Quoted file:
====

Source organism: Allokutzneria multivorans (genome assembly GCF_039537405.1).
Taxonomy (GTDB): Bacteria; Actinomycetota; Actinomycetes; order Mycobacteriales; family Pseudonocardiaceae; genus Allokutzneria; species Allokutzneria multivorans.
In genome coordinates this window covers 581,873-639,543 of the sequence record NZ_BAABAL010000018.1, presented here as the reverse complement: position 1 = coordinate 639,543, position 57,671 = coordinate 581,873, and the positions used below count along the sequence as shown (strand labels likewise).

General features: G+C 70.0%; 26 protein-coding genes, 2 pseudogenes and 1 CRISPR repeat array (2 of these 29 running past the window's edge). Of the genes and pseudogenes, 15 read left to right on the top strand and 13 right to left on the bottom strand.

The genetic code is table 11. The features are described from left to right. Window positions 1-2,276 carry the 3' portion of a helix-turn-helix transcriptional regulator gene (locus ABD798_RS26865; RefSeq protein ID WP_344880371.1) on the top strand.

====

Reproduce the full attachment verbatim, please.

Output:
Source organism: Allokutzneria multivorans (genome assembly GCF_039537405.1).
Taxonomy (GTDB): Bacteria; Actinomycetota; Actinomycetes; order Mycobacteriales; family Pseudonocardiaceae; genus Allokutzneria; species Allokutzneria multivorans.
In genome coordinates this window covers 581,873-639,543 of the sequence record NZ_BAABAL010000018.1, presented here as the reverse complement: position 1 = coordinate 639,543, position 57,671 = coordinate 581,873, and the positions used below count along the sequence as shown (strand labels likewise).

General features: G+C 70.0%; 26 protein-coding genes, 2 pseudogenes and 1 CRISPR repeat array (2 of these 29 running past the window's edge). Of the genes and pseudogenes, 15 read left to right on the top strand and 13 right to left on the bottom strand.

The genetic code is table 11. The features are described from left to right. Window positions 1-2,276 carry the 3' portion of a helix-turn-helix transcriptional regulator gene (locus ABD798_RS26865; RefSeq protein ID WP_344880371.1) on the top strand.